FAIRHAVEN - The town might not get the two wind turbines available through a state agency, and developer CCI Energy might be forced to pay an additional premium for two other units. The Massachusetts Technology Collaborative is giving preference to the town of Orleans for the turbines it holds in storage. That town is pursuing its own wind project through a private developer.
FAIRHAVEN - While an agreement for the construction of two wind turbines in town is yet to be finalized, the state is paying for one more study required by the project. The Massachusetts Technology Collaborative is providing $114,000 for an electrical interconnection study of the Fairhaven project, said Sen. Mark C.W. Montigny, D-New Bedford, on Tuesday. The study will determine how to connect the two 1.65-megawatt turbines to the waste-water treatment plant off Arsene Street, Town Secretary Jeffrey W. Osuch said. The MTC will hire a consultant to conduct the study, provide technical support contracting and construction oversight.
Consumers are paying some of the highest electricity rates in the nation, which severely limits the ability to attract and retain good jobs. Yet we add further costs to every electric consumer's bill to fund programs that, though intended to promote energy efficiency and the use of renewables, lack proportion, rationality, accountability, and oversight. It's time to stop piling on these added charges to our electric bills and start examining and coordinating the myriad programs we have.........Consumers also pay about $25 million annually into a fund disbursed by the Massachusetts Technology Collaborative to site and encourage projects using renewable power. Renewable power is a good thing, when it is economically viable, but for now electricity from sources such as wind and solar power is much more expensive than existing sources. We should not levy new taxes to fund more expensive power.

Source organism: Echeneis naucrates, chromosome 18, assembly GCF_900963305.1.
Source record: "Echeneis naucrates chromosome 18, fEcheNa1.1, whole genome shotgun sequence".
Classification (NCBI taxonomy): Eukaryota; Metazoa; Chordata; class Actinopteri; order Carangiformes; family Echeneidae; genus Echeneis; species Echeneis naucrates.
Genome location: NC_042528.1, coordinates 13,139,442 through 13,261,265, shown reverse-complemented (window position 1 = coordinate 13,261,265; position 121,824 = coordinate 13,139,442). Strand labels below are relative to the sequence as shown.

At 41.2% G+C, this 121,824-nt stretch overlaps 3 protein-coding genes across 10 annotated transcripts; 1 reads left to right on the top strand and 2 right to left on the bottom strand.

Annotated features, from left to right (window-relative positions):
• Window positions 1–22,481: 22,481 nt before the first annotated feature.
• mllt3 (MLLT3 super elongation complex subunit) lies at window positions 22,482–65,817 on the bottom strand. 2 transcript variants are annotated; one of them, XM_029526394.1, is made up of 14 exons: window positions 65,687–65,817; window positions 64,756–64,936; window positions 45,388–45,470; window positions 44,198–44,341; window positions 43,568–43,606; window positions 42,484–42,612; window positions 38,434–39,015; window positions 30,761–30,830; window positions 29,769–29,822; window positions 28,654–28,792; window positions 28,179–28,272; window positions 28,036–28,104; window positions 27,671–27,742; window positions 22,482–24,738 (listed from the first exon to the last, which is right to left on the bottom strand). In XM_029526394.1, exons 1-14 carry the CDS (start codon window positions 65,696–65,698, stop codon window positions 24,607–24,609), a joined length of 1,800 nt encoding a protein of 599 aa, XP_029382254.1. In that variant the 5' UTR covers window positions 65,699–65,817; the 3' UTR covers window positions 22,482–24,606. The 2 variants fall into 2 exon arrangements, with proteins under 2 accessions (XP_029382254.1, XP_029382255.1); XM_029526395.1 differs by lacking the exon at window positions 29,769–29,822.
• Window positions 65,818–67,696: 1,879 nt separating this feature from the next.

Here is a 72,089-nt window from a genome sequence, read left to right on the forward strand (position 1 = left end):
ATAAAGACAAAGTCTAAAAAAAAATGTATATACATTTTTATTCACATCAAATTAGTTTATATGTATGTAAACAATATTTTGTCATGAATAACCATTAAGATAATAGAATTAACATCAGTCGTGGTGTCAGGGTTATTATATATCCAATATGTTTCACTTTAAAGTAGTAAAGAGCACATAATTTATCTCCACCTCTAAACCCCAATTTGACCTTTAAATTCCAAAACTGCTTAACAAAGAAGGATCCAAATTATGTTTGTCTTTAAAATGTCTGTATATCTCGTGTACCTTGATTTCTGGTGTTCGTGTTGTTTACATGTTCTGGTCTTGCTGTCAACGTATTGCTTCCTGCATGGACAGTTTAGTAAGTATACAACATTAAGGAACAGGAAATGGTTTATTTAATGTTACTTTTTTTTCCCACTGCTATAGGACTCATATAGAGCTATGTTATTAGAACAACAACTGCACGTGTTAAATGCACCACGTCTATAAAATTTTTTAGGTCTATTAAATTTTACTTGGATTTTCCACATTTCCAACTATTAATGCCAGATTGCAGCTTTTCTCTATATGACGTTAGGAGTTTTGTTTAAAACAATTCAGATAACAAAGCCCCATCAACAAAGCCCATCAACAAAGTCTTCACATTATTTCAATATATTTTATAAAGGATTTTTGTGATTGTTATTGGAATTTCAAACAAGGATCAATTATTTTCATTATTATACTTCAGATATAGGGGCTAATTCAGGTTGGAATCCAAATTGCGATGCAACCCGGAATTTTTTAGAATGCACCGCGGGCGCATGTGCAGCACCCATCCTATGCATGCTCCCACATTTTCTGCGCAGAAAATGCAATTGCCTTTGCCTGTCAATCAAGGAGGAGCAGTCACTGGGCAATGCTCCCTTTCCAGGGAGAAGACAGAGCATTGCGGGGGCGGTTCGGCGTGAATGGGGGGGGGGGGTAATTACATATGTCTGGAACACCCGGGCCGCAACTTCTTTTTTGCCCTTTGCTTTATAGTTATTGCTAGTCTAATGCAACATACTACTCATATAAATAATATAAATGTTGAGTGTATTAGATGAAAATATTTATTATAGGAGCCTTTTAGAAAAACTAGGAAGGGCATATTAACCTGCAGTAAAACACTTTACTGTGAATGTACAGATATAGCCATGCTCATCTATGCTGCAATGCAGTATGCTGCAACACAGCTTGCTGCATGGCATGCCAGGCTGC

BOSTON - Massachusetts will be one of two states building a state-of-the-art facility to test turbines used in wind power. The facility will place the state at the forefront of wind power and alternative energy, said U.S. Department of Energy Secretary Samuel Bodman, who outlined the facility with Gov. Deval L. Patrick at a press conference yesterday. "This will make Massachusetts a global center for clean energy technology," Patrick said. "This is a big step for us."
The Energy Department announced Monday it will provide $4 million to two projects in Texas and Massachusetts for research into designing and building the next generation of large wind turbine blades.